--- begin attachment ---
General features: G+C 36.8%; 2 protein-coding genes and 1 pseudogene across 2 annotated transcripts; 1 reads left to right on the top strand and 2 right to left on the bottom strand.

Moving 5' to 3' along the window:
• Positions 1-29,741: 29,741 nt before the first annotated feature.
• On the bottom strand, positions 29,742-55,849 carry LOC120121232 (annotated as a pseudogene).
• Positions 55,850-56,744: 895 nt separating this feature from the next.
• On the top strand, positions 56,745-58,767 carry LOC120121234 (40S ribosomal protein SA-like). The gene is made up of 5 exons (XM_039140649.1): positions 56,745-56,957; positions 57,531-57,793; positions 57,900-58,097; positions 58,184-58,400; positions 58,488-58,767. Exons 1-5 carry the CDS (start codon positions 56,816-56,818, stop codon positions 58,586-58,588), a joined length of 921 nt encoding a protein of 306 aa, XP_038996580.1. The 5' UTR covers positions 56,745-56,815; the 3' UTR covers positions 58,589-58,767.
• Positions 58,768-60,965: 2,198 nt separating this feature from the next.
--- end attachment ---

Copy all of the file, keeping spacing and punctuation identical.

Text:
General features: G+C 36.8%; 2 protein-coding genes and 1 pseudogene across 2 annotated transcripts; 1 reads left to right on the top strand and 2 right to left on the bottom strand.

Moving 5' to 3' along the window:
• Positions 1-29,741: 29,741 nt before the first annotated feature.
• On the bottom strand, positions 29,742-55,849 carry LOC120121232 (annotated as a pseudogene).
• Positions 55,850-56,744: 895 nt separating this feature from the next.
• On the top strand, positions 56,745-58,767 carry LOC120121234 (40S ribosomal protein SA-like). The gene is made up of 5 exons (XM_039140649.1): positions 56,745-56,957; positions 57,531-57,793; positions 57,900-58,097; positions 58,184-58,400; positions 58,488-58,767. Exons 1-5 carry the CDS (start codon positions 56,816-56,818, stop codon positions 58,586-58,588), a joined length of 921 nt encoding a protein of 306 aa, XP_038996580.1. The 5' UTR covers positions 56,745-56,815; the 3' UTR covers positions 58,589-58,767.
• Positions 58,768-60,965: 2,198 nt separating this feature from the next.